ROME – In the 1850s, a young Italian noble named Giovanni Pietro Campana succeeded his father as head of the Monte di Pietà, which, at the time, effectively served as the pawnbroker of the Papal States, making small loans to commoners with their meagre property as security. The young Campana was also an avid art collector, and repeatedly arranged for loans to himself to finance the purchase of additional items for his collection.

Doing so technically violated the law of the Papal States, but Campana made the loans to himself with the full knowledge and support of Angelo Galli, at the time the finance minister of the Papal States, and other potentates at the papal court. Over a three-year period, Campana “borrowed” roughly $200,000 from the papal institution, a figure that easily would reach into the tens of millions today, which would have been impossible had anyone in power objected, and which he seemingly had no real intention of ever paying back.

Then in 1857, Cardinal Giacomo Antonelli, the legendary Secretary of State under Pope Pius IX, decided to have Campana charged with embezzlement. The aim wasn’t so much to deter financial wrongdoing as to snuff out a brewing scandal, while also installing his own brother, Filippo Antonelli, to run the Monte di Pietà. Campana was sentenced to 20 years hard labor, while neither Galli nor anyone else who either approved, or at least knew about, the loans was charged with any crime.

Campana’s sentence was later commuted to exile, while his vast art collection was confiscated by the Papal States and auctioned off, with pieces ending up in the Louvre, the Victoria and Albert Museum in London and the Metropolitan Museum in New York.

Watching the apparent farce play out, Anglo-French journalist Edmond About made this observation: “Condemnations are a dishonor only in countries where judges are honored. All the world knows that the pontifical magistrates are not instruments of justice, but tools of power.”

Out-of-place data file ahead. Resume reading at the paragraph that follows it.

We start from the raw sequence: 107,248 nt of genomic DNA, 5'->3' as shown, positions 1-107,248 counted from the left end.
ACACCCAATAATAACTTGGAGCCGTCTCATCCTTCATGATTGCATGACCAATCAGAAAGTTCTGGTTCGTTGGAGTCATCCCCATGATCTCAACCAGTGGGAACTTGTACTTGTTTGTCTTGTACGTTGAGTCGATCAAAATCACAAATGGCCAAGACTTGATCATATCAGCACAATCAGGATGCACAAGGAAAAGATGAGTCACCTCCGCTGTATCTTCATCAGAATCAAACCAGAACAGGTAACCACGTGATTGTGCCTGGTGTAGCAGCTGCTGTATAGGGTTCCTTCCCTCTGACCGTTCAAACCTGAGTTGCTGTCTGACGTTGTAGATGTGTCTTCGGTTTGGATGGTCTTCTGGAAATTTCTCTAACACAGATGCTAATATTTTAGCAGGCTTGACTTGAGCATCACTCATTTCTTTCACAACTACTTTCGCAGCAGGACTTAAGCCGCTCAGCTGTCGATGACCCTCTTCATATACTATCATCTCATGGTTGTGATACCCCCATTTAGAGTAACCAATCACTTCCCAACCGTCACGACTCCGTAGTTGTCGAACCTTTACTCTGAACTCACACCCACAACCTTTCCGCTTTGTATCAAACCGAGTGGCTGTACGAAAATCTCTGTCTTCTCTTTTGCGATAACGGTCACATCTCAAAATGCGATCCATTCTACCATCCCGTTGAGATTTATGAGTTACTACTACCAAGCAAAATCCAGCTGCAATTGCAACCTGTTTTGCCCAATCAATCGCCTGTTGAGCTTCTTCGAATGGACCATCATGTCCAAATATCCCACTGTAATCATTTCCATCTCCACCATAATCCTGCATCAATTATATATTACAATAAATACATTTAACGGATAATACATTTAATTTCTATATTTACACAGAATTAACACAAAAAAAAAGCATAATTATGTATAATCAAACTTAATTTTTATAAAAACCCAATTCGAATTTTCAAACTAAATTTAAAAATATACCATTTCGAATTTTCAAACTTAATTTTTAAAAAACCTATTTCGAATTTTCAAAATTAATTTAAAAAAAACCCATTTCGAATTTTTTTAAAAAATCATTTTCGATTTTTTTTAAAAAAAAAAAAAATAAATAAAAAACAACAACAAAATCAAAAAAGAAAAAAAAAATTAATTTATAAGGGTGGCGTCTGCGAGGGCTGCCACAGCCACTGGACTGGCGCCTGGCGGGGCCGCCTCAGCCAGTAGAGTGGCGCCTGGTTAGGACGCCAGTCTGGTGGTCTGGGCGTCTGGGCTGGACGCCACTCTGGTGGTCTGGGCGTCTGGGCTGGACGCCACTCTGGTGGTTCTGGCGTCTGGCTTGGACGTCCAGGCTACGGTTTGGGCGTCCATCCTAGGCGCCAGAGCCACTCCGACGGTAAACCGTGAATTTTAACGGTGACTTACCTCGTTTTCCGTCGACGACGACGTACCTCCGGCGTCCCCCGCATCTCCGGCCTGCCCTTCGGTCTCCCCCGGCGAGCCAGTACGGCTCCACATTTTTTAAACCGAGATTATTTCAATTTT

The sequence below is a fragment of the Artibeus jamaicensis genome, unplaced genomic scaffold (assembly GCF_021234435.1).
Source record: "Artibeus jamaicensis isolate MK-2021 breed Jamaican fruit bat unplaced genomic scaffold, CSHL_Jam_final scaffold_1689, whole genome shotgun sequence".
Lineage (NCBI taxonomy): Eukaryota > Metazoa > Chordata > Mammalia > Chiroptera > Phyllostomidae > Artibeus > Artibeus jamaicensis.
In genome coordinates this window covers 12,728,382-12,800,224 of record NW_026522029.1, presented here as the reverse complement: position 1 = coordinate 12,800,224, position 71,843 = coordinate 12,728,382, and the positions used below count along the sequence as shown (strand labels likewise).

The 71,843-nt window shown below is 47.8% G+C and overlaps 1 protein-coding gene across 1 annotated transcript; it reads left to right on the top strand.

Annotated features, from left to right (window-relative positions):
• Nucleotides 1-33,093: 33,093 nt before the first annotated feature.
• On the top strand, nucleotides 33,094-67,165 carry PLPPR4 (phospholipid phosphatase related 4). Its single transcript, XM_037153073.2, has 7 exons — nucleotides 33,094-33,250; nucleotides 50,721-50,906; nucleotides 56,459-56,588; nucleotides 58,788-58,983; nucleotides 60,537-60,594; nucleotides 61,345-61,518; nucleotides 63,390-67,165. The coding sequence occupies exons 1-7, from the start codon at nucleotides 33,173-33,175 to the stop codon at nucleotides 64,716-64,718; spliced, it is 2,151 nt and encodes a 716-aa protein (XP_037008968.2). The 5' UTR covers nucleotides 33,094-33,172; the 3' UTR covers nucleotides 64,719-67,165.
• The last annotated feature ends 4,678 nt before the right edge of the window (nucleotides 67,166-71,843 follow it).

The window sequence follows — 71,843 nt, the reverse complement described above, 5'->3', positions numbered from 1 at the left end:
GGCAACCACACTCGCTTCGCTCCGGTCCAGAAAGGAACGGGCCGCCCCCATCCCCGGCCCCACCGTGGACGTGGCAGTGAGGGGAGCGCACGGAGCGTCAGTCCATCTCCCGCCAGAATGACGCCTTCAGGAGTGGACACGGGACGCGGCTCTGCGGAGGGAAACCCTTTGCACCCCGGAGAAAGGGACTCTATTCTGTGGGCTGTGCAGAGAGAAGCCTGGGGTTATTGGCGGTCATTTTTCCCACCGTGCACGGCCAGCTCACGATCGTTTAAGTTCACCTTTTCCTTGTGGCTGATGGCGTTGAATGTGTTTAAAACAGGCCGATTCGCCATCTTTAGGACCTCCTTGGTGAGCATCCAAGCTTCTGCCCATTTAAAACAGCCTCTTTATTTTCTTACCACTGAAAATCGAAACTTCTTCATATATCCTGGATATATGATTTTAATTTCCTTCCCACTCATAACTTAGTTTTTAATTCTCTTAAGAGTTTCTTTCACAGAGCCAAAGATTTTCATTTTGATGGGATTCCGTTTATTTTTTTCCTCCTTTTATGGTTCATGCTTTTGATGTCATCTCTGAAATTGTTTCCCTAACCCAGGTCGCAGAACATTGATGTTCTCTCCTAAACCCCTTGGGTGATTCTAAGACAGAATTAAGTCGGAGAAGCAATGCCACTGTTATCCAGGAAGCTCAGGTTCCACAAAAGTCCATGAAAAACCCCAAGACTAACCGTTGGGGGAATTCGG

The Vatican’s current “trial of the century,” which centers on a controversial $415 million real estate deal in London, was supposed to be different, a de facto repudiation of the corruption About chronicled.

From the beginning, the trial has been billed as a capstone of Pope Francis’s efforts at financial reform, a demonstration that a new era of transparency and accountability has dawned. The presiding judge, Giuseppe Pignatone, is one of Italy’s most distinguished jurists with a reputation for personal integrity. The fact that even a Prince of the Church has been charged, Italian Cardinal Angelo Becciu, was intended to demonstrate that no one is above the law.

Yet as the trial drags on, there do seem a few disturbing parallels to the Campana affair.

Once again, certain officials and consultants have been charged with crimes for acts which amounted to common practice inside the Vatican, and which were carried out with the knowledge and approval of the powers that be. Also once again, officials perceived to be in the pope’s favor have been exempted from the indictments.

It’s also true that the procedures followed in the case, including a series of papal rescripts issued during the investigative phase authorizing broad powers of surveillance and detention, have given rise to concerns about due process and the right to an effective defense.